Nonetheless, Judge Suria's improper admonishment will not provide a basis for habeas relief. Rodriguez cannot dispute that Judge Suria correctly admonished him regarding the minimum term of imprisonment (twenty years) as well as the maximum sentence (life imprisonment). *fn2" See People v. Rodriguez, No. 1-87-3431, at 7-8. Although Judge Suria incorrectly stated that Rodriguez was eligible for an extended 80-year sentence, this error could not have affected Rodriguez' decision to plead guilty. After all, Rodriguez was eligible for life imprisonment. Rodriguez cannot persuasively argue that he was induced to plead guilty by the threat of an 80-year sentence, but not a sentence of life imprisonment. Having reviewed the transcript of the trial court proceedings, this court concludes that Judge Suria's admonishments did not render Rodriguez' plea involuntary.

 Rodriguez also attacks his conviction on the ground that he was denied effective assistance of counsel during the plea negotiations. To prevail on a claim of ineffective assistance of counsel, Rodriguez must satisfy the two-prong test articulated in Strickland v. Washington, 466 U.S. 668, 80 L. Ed. 2d 674, 104 S. Ct. 2052 (1984). *fn3" Under the first prong, he must demonstrate that his attorney's performance "fell below an objective standard of reasonableness." Id. 466 U. S. at 688, 104 S. Ct. at 2065. Strickland's second prong requires a showing of prejudice from the alleged deficiency in performance. Id. at 692, 104 S. Ct. at 2067. The burden is on Rodriguez to satisfy both requirements of the Strickland test. Santos v. Kolb, 880 F.2d 941, 943 (7th Cir. 1989), cert. denied, 493 U.S. 1059, 110 S. Ct. 873, 107 L. Ed. 2d 956 (1990).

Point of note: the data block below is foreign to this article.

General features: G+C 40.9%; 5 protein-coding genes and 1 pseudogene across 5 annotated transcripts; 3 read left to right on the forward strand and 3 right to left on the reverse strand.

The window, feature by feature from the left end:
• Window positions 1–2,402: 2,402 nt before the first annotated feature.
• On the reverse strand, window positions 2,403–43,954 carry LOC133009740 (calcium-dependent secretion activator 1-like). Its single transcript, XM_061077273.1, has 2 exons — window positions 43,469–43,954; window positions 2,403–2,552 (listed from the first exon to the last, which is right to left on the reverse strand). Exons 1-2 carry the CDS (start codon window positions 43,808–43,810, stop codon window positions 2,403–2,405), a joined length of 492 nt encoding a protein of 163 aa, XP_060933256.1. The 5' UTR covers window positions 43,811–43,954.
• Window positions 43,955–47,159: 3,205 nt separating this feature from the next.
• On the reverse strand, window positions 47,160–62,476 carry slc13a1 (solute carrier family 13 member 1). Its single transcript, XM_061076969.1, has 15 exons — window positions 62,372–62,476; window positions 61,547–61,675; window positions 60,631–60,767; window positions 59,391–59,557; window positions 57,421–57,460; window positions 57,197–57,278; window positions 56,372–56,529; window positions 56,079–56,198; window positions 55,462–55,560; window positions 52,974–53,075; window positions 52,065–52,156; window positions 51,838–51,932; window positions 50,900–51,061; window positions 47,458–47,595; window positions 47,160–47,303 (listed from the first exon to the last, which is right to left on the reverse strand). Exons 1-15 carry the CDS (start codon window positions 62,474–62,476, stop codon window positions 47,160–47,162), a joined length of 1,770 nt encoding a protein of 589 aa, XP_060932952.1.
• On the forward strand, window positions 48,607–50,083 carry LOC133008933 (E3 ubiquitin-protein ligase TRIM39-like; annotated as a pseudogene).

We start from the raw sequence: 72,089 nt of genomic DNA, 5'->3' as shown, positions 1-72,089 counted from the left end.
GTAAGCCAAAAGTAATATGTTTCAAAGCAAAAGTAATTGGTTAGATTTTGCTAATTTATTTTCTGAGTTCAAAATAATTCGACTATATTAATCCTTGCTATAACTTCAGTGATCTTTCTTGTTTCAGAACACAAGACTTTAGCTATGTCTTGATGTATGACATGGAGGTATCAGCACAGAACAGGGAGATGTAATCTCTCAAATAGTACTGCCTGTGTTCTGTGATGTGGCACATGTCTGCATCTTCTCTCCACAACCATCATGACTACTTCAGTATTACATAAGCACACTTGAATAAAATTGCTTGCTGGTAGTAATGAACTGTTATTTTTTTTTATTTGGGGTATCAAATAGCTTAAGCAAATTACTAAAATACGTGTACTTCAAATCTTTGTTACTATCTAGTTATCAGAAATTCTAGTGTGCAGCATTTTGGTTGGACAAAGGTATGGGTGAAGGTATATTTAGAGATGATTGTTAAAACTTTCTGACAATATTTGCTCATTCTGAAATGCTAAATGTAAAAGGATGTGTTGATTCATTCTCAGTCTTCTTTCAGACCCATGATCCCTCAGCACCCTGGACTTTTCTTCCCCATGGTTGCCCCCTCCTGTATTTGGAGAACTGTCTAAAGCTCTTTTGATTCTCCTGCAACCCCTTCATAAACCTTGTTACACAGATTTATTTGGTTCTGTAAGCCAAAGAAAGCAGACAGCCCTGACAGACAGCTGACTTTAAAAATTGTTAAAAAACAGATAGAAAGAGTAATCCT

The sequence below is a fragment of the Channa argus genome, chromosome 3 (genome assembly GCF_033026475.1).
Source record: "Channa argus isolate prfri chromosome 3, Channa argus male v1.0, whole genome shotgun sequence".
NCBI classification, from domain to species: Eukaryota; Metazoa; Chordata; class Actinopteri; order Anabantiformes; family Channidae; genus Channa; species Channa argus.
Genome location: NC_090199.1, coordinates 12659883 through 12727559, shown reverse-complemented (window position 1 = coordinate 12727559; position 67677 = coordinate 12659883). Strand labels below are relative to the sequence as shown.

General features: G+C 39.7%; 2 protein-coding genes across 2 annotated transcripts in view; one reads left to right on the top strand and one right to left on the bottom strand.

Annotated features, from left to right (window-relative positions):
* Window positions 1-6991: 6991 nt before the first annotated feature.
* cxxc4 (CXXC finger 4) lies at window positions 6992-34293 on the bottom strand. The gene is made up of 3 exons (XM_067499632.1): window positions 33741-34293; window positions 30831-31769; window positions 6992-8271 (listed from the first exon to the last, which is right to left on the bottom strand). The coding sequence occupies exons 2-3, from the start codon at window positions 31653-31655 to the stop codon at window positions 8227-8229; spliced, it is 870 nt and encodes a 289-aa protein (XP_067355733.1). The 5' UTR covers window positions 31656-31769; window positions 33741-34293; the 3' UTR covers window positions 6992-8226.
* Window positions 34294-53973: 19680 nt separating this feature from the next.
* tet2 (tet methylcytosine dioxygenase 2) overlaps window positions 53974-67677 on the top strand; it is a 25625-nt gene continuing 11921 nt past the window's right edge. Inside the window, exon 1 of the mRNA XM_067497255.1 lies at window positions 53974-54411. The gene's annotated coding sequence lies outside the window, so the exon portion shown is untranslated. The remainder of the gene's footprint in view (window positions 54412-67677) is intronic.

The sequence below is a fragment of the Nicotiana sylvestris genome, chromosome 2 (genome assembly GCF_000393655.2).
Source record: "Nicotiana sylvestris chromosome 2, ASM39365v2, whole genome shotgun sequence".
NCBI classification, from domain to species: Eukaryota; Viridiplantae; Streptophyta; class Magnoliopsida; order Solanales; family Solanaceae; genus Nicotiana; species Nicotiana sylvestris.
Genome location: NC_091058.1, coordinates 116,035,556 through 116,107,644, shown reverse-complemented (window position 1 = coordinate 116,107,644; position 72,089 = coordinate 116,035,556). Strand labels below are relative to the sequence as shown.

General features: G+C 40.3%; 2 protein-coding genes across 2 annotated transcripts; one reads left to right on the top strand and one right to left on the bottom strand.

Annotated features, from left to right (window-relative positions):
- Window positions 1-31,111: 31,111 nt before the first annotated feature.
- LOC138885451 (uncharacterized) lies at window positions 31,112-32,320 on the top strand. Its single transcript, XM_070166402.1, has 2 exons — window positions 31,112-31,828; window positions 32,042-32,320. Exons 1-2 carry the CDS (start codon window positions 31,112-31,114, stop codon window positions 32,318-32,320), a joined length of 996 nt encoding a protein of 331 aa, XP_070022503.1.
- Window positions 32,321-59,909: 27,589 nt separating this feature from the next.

In support of his ineffective-assistance claim, Rodriguez contends that his attorney advised him that he was eligible for an 80-year extended sentence -- a clear misstatement of the law. Assuming, without deciding, that this erroneous advice rendered counsel's performance deficient, Rodriguez has not made a sufficient showing of prejudice to justify setting aside his conviction.